The fundamental property of density dependence is the relationship between deer population size and available food. Notice from the graph that as deer population size increases the amount of deer food decreases.
This incremental, annual decline in food supply affects the body condition of deer which influences their reproductive rate and survival rate, and ultimately reduces the population growth rate. Thus, as deer populations near the habitat's carrying capacity the rate of growth begins to slow down. That is why deer population growth is often depicted with sigmoid or "S" shaped growth curve as in (Figure 2); in the beginning deer populations have exponential growth, but as food becomes limited the growth rate begins to decline and the annual change in population size decreases.
This figure shows the theoretical relationship between naturally occurring deer food and deer population size over time. When deer populations get too high they can actually damage the plant-food base that sustains them. This is because the deer eliminate the number of food producing plants, or they diminish the capacity of those plants to produce enough forage for the deer. This is similar to pruning a shrub or mowing the lawn. The right amount of plant removal will typically not damage the plant, or sometimes this even stimulates plant growth. But when too much of the plant is consumed it may become damaged and die, or not provide additional plant growth. Habitat damage and subsequent reduction of deer carrying capacity is depicted in (Figure 10) below.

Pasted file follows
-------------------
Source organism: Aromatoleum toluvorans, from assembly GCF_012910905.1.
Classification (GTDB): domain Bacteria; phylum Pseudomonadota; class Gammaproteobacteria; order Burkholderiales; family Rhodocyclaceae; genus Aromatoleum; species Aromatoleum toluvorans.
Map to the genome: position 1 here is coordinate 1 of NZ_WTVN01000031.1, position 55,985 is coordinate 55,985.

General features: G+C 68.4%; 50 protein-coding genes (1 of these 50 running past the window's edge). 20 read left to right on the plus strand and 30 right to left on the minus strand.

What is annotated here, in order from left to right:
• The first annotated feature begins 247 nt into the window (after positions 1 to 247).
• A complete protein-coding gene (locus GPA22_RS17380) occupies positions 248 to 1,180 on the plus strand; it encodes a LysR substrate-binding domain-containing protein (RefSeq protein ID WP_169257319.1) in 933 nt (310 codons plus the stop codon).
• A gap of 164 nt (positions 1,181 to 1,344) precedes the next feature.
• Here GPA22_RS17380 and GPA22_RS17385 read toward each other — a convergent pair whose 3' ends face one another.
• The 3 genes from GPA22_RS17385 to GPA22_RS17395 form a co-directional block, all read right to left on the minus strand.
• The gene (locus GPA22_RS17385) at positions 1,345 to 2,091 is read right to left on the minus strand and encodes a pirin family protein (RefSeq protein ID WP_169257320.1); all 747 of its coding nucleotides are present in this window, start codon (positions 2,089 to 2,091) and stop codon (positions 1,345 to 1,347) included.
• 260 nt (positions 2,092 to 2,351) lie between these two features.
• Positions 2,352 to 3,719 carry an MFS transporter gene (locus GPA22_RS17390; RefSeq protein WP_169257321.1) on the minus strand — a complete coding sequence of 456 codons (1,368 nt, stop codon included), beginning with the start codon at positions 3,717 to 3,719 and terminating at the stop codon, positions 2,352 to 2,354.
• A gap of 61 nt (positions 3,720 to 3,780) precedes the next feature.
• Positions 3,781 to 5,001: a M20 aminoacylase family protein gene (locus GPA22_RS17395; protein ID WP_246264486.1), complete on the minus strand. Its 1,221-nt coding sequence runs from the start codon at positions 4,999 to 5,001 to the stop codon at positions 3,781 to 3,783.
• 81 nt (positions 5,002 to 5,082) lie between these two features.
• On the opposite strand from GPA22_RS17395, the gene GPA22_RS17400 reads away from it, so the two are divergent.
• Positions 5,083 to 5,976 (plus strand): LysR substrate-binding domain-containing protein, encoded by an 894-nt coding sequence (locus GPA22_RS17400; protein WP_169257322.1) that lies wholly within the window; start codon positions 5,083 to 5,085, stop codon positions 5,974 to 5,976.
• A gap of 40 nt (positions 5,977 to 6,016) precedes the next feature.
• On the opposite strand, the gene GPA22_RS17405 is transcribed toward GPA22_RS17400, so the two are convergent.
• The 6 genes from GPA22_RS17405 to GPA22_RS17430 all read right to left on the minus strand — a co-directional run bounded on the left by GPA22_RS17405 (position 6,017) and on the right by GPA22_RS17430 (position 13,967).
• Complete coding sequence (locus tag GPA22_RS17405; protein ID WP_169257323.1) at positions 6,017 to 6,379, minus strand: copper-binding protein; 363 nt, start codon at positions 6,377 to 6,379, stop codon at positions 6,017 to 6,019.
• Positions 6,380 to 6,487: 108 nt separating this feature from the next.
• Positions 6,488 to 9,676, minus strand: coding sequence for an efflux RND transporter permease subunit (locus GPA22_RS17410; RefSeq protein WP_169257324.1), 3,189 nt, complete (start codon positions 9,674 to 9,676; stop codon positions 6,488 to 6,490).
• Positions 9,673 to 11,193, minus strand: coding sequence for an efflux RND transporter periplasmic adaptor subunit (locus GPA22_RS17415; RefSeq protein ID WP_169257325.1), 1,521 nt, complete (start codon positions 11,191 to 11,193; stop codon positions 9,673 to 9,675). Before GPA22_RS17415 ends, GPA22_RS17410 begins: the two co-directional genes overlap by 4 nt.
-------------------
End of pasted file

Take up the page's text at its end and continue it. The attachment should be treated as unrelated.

So you may ask "how can a deer population exceed the habitat's carrying capacity?" Shouldn't density dependence slow population growth enough to keep the population below carrying capacity? In some cases yes, in other cases no. Let's refer to (Figure 11) to review this question.
Although we refer to carrying capacity as this maximum number the habitat can sustain, in actuality this number is always changing. Not only does carrying capacity fluctuate from year to year, it fluctuates from season to season. Because deer are herbivores, they depend on plants for food and plant growth is affected by precipitation and temperature. So annual changes in rainfall, for example, can influence carrying capacity by affecting the growth of deer food plants and their quality. Furthermore, the annual acorn crop can be highly variable.
A significant proportion of the fall and winter diet of deer is comprised of acorns. So all of these "environmental" factors will affect the annual and seasonal carrying capacity for a deer population in a given area. A deer population that is growing, or is maintained at carrying capacity, can actually exceed carrying capacity the following year because carrying capacity was lowered by changes in the environment (like drought, for example). During the time the deer population is above the habitat's carrying capacity is when the most damage to the habitat can occur. This is also a time when deer are in very poor condition and death due to malnutrition or starvation can occur.
The best management strategy to ensure a healthy deer herd is to keep the population below the average carrying capacity for a property. Remember, all properties have a different carrying capacity that depends on habitat quality. Areas with superior habitat quality will enable populations to grow very quickly towards the habitat's carrying capacity, while populations that occur on poor habitat will grow much more slowly.